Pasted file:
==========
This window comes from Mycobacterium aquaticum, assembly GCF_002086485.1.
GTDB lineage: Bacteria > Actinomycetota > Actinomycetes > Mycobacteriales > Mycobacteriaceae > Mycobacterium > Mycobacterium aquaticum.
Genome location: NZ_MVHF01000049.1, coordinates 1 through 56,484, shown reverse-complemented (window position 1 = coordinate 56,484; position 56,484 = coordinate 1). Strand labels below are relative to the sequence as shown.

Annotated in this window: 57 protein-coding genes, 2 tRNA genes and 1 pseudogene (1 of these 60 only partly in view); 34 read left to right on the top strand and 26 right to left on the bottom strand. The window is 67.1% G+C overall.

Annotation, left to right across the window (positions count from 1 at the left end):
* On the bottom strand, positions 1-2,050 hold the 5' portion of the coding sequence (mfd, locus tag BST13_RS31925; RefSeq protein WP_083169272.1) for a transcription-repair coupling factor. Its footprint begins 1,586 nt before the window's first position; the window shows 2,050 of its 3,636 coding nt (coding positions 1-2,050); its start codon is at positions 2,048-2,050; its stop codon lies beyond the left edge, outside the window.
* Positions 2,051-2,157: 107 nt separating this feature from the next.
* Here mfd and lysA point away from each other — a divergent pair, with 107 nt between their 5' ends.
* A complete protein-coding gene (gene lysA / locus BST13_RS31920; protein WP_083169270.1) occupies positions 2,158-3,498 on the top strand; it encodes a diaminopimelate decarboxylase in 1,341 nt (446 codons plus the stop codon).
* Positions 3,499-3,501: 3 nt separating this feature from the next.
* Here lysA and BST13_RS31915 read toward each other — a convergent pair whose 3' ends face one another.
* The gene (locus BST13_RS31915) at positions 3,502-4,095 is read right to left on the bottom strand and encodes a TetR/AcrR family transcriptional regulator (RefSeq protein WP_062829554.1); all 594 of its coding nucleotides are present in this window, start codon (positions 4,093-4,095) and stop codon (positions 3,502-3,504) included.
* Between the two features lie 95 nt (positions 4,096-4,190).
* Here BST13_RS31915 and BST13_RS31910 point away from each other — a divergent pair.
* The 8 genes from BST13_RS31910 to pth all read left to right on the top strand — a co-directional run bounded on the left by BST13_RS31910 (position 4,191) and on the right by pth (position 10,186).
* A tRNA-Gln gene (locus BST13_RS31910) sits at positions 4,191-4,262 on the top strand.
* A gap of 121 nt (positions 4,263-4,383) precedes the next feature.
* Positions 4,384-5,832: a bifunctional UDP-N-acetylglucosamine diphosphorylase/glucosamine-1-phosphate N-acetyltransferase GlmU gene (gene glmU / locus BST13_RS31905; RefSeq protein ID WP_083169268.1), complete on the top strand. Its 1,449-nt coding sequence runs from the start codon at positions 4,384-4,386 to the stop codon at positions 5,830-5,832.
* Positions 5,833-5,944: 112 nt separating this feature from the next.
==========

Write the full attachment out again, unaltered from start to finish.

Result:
This window comes from Mycobacterium aquaticum, assembly GCF_002086485.1.
GTDB lineage: Bacteria > Actinomycetota > Actinomycetes > Mycobacteriales > Mycobacteriaceae > Mycobacterium > Mycobacterium aquaticum.
Genome location: NZ_MVHF01000049.1, coordinates 1 through 56,484, shown reverse-complemented (window position 1 = coordinate 56,484; position 56,484 = coordinate 1). Strand labels below are relative to the sequence as shown.

Annotated in this window: 57 protein-coding genes, 2 tRNA genes and 1 pseudogene (1 of these 60 only partly in view); 34 read left to right on the top strand and 26 right to left on the bottom strand. The window is 67.1% G+C overall.

Annotation, left to right across the window (positions count from 1 at the left end):
* On the bottom strand, positions 1-2,050 hold the 5' portion of the coding sequence (mfd, locus tag BST13_RS31925; RefSeq protein WP_083169272.1) for a transcription-repair coupling factor. Its footprint begins 1,586 nt before the window's first position; the window shows 2,050 of its 3,636 coding nt (coding positions 1-2,050); its start codon is at positions 2,048-2,050; its stop codon lies beyond the left edge, outside the window.
* Positions 2,051-2,157: 107 nt separating this feature from the next.
* Here mfd and lysA point away from each other — a divergent pair, with 107 nt between their 5' ends.
* A complete protein-coding gene (gene lysA / locus BST13_RS31920; protein WP_083169270.1) occupies positions 2,158-3,498 on the top strand; it encodes a diaminopimelate decarboxylase in 1,341 nt (446 codons plus the stop codon).
* Positions 3,499-3,501: 3 nt separating this feature from the next.
* Here lysA and BST13_RS31915 read toward each other — a convergent pair whose 3' ends face one another.
* The gene (locus BST13_RS31915) at positions 3,502-4,095 is read right to left on the bottom strand and encodes a TetR/AcrR family transcriptional regulator (RefSeq protein WP_062829554.1); all 594 of its coding nucleotides are present in this window, start codon (positions 4,093-4,095) and stop codon (positions 3,502-3,504) included.
* Between the two features lie 95 nt (positions 4,096-4,190).
* Here BST13_RS31915 and BST13_RS31910 point away from each other — a divergent pair.
* The 8 genes from BST13_RS31910 to pth all read left to right on the top strand — a co-directional run bounded on the left by BST13_RS31910 (position 4,191) and on the right by pth (position 10,186).
* A tRNA-Gln gene (locus BST13_RS31910) sits at positions 4,191-4,262 on the top strand.
* A gap of 121 nt (positions 4,263-4,383) precedes the next feature.
* Positions 4,384-5,832: a bifunctional UDP-N-acetylglucosamine diphosphorylase/glucosamine-1-phosphate N-acetyltransferase GlmU gene (gene glmU / locus BST13_RS31905; RefSeq protein ID WP_083169268.1), complete on the top strand. Its 1,449-nt coding sequence runs from the start codon at positions 4,384-4,386 to the stop codon at positions 5,830-5,832.
* Positions 5,833-5,944: 112 nt separating this feature from the next.